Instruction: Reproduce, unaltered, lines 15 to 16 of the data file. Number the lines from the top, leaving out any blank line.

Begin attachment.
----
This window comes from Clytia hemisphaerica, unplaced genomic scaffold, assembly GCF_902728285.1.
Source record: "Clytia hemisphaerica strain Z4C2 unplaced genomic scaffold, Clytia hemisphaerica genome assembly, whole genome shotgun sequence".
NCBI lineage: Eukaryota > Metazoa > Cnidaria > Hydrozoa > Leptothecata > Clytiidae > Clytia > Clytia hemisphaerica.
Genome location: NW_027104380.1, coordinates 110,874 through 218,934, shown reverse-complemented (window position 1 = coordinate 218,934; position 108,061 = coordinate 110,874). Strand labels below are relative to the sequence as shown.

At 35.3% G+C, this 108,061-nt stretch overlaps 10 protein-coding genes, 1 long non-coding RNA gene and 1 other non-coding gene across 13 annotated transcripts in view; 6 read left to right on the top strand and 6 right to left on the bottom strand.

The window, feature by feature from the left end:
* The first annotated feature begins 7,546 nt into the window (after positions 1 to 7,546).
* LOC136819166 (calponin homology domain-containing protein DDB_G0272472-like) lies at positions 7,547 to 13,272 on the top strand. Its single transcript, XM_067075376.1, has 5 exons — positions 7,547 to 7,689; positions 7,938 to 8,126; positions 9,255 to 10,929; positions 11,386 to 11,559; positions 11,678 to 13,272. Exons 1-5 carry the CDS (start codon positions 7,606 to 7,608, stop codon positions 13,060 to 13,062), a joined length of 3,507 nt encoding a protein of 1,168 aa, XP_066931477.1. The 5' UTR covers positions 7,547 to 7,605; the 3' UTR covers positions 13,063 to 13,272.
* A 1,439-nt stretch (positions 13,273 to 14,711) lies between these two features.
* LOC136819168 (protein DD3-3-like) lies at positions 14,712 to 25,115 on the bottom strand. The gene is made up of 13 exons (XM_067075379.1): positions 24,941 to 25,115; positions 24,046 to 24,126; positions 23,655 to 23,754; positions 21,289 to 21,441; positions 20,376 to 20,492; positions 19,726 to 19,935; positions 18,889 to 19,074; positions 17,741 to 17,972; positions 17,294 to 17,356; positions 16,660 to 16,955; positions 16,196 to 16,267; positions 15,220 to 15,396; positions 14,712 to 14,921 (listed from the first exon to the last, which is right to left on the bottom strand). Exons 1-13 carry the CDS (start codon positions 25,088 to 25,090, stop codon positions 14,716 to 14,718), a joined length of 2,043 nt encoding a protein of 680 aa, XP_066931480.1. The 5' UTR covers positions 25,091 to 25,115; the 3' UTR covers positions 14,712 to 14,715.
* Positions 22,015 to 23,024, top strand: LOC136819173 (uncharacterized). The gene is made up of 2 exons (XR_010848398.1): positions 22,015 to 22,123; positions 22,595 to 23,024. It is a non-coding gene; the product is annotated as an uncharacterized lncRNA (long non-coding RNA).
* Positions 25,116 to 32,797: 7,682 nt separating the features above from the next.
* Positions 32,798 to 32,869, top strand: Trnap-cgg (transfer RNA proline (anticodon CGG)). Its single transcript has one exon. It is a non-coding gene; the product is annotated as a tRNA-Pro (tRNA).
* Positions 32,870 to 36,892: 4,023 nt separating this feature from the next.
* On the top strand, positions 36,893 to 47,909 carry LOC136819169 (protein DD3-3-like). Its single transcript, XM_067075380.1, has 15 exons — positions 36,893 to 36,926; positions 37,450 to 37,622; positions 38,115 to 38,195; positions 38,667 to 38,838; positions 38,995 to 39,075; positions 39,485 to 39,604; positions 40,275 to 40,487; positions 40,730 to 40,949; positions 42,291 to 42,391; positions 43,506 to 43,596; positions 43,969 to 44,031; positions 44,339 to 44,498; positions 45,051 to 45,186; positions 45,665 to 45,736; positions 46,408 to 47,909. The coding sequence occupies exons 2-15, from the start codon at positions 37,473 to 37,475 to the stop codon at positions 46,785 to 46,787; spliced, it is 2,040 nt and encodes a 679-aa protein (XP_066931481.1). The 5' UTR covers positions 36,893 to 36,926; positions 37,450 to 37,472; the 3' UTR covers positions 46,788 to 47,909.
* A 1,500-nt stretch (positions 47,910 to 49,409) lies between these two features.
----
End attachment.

* On the top strand, positions 36,893 to 47,909 carry LOC136819169 (protein DD3-3-like). Its single transcript, XM_067075380.1, has 15 exons — positions 36,893 to 36,926; positions 37,450 to 37,622; positions 38,115 to 38,195; positions 38,667 to 38,838; positions 38,995 to 39,075; positions 39,485 to 39,604; positions 40,275 to 40,487; positions 40,730 to 40,949; positions 42,291 to 42,391; positions 43,506 to 43,596; positions 43,969 to 44,031; positions 44,339 to 44,498; positions 45,051 to 45,186; positions 45,665 to 45,736; positions 46,408 to 47,909. The coding sequence occupies exons 2-15, from the start codon at positions 37,473 to 37,475 to the stop codon at positions 46,785 to 46,787; spliced, it is 2,040 nt and encodes a 679-aa protein (XP_066931481.1). The 5' UTR covers positions 36,893 to 36,926; positions 37,450 to 37,472; the 3' UTR covers positions 46,788 to 47,909.
* A 1,500-nt stretch (positions 47,910 to 49,409) lies between these two features.